Much has been written and spoken about Australia’s fast bowling stocks after the drawn Ashes series.
Australia and Pakistan are set to play each other in a Test series for the first time in more than four years.
With just days to go before the first Test in Dubai, let us go down memory lane and revisit five of the best Test matches played between these two countries.
1. Third Test, Sydney, 1972-73
This was the final Test of Pakistan’s first proper series in Australia – they had earlier played just a one-off Test in 1964-65. Coming into this game, Australia had already sealed the series by winning the first two matches.
On a greenish wicket, visiting captain Intikhab Alam elected to field. Australia’s top order laid a strong foundation and guided the score to a healthy 5/315. However, they lost their last five wickets for just 19 and folded for 334. Ian Redpath top-scored with 79 while Ross Edwards made 69. Sarfraz Nawaz picked up 4/53.
In reply, Pakistan slipped to 4/131 before Mushtaq Mohammed (121) and Asif Iqbal (65) added 139 for the fifth wicket. The visitors eked out a narrow lead by ending up at 360. Greg Chappell took 5/61, the only five-wicket haul of his Test career.
Pakistan’s pace duo of Nawaz (4/56) and Saleem Altaf (4/60) then rattled the Australian batting in the second innings, as the hosts crashed to 4/44 and further to 7/94 with two days still left. John Watkins and Bob Massie attempted a recovery by putting on a crucial stand of 83 for the ninth wicket, which helped the score swell to 184.
Pakistan’s target was 159 with ample time left, and were well poised to record their maiden Test win in Australia. But the moderate target proved to be tricky for the visiting batsmen, who failed to cope with the pace of Dennis Lillee and Max Walker. When Zaheer Abbas fell for 47, the score was 4/83 and the game was even.
But Walker produced a remarkable spell of swing bowling as he grabbed the last five wickets for three runs in 30 balls. He finished with 6/15 as Pakistan lost their last five for 13 to be bowled out for 106.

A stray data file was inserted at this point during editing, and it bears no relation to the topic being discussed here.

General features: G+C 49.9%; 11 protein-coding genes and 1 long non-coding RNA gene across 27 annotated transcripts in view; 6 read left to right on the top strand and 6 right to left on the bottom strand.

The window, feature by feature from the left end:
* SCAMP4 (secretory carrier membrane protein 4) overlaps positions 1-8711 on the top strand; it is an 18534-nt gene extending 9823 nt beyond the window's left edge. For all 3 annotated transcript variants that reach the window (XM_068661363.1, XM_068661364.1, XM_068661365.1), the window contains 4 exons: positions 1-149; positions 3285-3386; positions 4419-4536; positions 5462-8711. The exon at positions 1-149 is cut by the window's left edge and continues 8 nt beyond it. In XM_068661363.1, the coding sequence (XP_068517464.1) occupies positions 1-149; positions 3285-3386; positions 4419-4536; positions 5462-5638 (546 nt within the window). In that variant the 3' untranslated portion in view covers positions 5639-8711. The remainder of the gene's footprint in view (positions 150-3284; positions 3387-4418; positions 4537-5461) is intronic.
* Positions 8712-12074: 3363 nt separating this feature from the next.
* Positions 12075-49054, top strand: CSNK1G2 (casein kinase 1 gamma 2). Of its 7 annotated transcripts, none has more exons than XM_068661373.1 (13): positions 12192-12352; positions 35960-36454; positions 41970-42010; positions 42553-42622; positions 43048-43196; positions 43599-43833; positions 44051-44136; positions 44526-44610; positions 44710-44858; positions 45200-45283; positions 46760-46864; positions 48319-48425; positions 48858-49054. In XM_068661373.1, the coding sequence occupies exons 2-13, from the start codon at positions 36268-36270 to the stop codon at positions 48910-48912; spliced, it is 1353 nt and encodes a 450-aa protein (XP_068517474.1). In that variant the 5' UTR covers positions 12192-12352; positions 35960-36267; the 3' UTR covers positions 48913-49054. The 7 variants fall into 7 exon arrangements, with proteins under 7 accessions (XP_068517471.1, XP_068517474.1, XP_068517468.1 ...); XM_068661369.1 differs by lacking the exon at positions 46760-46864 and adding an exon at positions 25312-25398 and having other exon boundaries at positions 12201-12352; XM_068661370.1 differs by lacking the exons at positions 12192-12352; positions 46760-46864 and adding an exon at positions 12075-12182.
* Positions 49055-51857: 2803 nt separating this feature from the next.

2. First Test, Melbourne, 1979-80
This Test was the first in a two-Test series. On the opening day, fast bowlers Rodney Hogg and Alan Hurst collected seven wickets among them to condemn Pakistan to 196. No batsman made it past the thirties and after slipping to 4/40, they were always on the back foot.
But Imran Khan (4/26) brought Pakistan back in the game by denting Australia’s top order. The hosts were bowled out for 168, giving Pakistan a narrow lead. Pakistan’s second innings was built around opener Majid Khan’s knock of 108. Helped by contributions from the middle order, they declared at 9/353 on the fourth day, setting Australia a difficult target of 382.
Australia began the final day at 2/117. At 3/128, Kim Hughes (84) joined Allan Border in the middle and the two turned the tide in their team’s favour with a fourth-wicket stand of 177. Australia needed only 77 runs with seven wickets in hand, when Sarfraz Nawaz bowled Border for 105. This triggered a sensational collapse as Nawaz proceeded to rip through the rest of the Australian battting.
In one of the greatest spells in Test history, he took 7/1 in 33 balls to leave the home crowd stunned. From 3/305, Australia were bowled out for 310 in a matter of 11 overs, with four of the last seven wickets being ducks. Nawaz returned figures of 9/86 and single-handedly guided Pakistan to a famous win. Australia drew the series by winning the second Test.
3. First Test, Karachi, 1994-95
Australia were searching for their first Test win in Pakistan in 35 years when they began this series at the fortress of Pakistani cricket – the hosts had not lost a single Test at the National Stadium.
After new captain Mark Taylor elected to bat, Australia managed to score 337, for which they were thankful to debutant Michael Bevan (82) and Steve Waugh (73), who stitched together a fifth-wicket stand of 121 to rescue their side from 95/4.
In reply, Pakistan were cruising at 1/153, at which point Saeed Anwar fell for 85 to start a middle-order collapse. The hosts were suddenly 6/181 before eventually finishing at 256. All the front-line Australian bowlers took at least two wickets each. With a cushion of 81 runs, Australia had given themselves a real chance of winning the Test.